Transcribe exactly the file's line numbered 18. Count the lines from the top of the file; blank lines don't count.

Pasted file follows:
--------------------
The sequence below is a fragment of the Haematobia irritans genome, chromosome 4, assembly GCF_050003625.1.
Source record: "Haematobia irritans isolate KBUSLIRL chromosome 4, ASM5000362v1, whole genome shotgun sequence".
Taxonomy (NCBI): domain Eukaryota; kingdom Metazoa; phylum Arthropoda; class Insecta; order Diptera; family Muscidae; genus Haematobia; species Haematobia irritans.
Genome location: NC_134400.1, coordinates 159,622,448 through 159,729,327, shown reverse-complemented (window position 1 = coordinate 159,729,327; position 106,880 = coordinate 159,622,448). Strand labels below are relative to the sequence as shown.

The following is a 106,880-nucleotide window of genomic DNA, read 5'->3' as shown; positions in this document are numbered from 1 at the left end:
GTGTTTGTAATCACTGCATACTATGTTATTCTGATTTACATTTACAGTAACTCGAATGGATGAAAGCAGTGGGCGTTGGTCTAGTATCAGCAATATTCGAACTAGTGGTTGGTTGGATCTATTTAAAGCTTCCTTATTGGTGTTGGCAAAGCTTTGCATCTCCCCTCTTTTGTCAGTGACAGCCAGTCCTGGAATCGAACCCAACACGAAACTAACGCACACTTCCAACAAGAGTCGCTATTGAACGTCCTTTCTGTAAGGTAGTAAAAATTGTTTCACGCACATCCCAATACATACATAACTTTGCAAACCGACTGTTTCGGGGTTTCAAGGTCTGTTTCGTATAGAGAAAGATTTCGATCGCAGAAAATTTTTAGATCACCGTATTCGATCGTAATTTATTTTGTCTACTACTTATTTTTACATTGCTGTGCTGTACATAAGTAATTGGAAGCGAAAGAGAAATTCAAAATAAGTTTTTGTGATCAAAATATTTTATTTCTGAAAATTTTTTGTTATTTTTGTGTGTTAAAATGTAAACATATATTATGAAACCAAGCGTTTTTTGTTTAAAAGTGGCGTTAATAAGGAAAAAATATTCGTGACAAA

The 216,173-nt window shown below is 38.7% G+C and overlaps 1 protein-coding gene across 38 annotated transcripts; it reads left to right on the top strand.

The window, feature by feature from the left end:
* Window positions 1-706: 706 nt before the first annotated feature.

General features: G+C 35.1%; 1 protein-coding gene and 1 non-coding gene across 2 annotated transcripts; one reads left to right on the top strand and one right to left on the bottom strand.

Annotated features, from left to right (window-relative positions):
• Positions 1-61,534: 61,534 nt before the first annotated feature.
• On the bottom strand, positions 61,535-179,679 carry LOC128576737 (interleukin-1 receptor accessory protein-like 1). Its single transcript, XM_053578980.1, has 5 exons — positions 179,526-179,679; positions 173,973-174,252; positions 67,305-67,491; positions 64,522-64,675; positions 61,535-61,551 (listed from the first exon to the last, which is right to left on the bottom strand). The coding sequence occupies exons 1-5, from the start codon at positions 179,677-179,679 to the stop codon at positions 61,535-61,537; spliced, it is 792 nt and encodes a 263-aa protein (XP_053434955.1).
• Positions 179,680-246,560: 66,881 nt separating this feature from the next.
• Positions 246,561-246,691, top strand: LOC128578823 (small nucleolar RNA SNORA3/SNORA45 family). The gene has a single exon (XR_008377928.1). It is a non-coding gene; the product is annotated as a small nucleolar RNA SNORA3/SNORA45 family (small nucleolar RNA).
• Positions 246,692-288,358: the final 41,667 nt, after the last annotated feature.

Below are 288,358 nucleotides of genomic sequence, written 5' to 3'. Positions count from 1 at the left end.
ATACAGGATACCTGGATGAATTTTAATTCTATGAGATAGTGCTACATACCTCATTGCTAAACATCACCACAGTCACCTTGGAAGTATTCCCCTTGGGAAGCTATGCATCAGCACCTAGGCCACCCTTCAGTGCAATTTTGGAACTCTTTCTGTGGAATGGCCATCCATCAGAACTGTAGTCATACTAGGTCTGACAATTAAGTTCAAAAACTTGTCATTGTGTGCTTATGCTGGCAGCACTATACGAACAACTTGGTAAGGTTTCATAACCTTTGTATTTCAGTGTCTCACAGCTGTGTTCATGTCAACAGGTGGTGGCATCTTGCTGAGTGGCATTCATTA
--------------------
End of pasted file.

ATACAGGATACCTGGATGAATTTTAATTCTATGAGATAGTGCTACATACCTCATTGCTAAACATCACCACAGTCACCTTGGAAGTATTCCCCTTGGGAAGCTATGCATCAGCACCTAGGCCACCCTTCAGTGCAATTTTGGAACTCTTTCTGTGGAATGGCCATCCATCAGAACTGTAGTCATACTAGGTCTGACAATTAAGTTCAAAAACTTGTCATTGTGTGCTTATGCTGGCAGCACTATACGAACAACTTGGTAAGGTTTCATAACCTTTGTATTTCAGTGTCTCACAGCTGTGTTCATGTCAACAGGTGGTGGCATCTTGCTGAGTGGCATTCATTA